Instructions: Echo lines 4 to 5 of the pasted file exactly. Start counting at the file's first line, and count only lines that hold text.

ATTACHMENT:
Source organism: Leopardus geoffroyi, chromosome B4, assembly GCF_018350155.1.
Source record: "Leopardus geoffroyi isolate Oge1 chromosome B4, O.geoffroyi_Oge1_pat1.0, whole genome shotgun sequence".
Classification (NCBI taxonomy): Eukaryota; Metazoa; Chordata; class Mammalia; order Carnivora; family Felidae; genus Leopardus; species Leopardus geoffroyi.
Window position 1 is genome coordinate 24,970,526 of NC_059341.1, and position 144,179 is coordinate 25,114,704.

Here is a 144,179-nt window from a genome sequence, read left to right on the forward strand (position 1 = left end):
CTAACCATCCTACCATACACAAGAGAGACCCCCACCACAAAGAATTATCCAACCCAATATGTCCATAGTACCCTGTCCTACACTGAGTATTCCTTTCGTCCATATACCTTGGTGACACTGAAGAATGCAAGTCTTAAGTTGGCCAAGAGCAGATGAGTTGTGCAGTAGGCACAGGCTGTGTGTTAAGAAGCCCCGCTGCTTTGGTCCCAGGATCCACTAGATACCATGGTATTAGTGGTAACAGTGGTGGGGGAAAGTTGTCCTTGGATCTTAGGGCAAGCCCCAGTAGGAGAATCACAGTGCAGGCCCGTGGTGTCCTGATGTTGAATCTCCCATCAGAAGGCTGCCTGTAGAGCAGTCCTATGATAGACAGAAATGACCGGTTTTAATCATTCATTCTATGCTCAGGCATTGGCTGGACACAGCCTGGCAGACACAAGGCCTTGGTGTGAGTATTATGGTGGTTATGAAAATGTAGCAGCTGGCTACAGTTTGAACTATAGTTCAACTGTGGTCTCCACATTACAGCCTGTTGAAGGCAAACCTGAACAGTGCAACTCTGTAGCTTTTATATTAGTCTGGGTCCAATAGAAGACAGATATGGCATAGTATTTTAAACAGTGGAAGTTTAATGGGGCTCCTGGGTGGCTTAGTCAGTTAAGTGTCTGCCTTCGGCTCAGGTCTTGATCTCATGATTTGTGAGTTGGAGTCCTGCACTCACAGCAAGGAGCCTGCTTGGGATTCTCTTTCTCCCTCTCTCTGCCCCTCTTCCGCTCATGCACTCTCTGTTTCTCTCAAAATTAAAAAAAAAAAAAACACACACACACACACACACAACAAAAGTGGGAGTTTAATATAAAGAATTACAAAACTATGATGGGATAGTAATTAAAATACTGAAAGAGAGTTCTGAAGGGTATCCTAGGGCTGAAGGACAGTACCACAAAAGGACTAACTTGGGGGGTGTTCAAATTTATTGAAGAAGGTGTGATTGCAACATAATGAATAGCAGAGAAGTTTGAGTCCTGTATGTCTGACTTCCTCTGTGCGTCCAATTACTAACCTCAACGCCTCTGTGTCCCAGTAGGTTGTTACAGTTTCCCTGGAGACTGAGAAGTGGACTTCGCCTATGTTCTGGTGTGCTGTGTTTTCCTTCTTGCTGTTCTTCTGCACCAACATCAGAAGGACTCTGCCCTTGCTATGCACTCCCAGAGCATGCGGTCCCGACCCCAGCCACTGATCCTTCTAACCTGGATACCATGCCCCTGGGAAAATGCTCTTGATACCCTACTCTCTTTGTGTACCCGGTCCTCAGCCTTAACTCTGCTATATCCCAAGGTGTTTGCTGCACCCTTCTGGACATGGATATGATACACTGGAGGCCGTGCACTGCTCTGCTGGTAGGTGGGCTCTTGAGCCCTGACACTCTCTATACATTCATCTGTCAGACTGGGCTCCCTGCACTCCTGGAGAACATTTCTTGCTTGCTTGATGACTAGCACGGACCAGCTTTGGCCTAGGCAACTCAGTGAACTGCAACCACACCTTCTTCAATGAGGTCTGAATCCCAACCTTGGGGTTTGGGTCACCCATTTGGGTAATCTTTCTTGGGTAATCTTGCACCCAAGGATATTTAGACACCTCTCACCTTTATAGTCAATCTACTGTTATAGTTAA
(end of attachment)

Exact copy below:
Window position 1 is genome coordinate 24,970,526 of NC_059341.1, and position 144,179 is coordinate 25,114,704.

Here is a 144,179-nt window from a genome sequence, read left to right on the forward strand (position 1 = left end):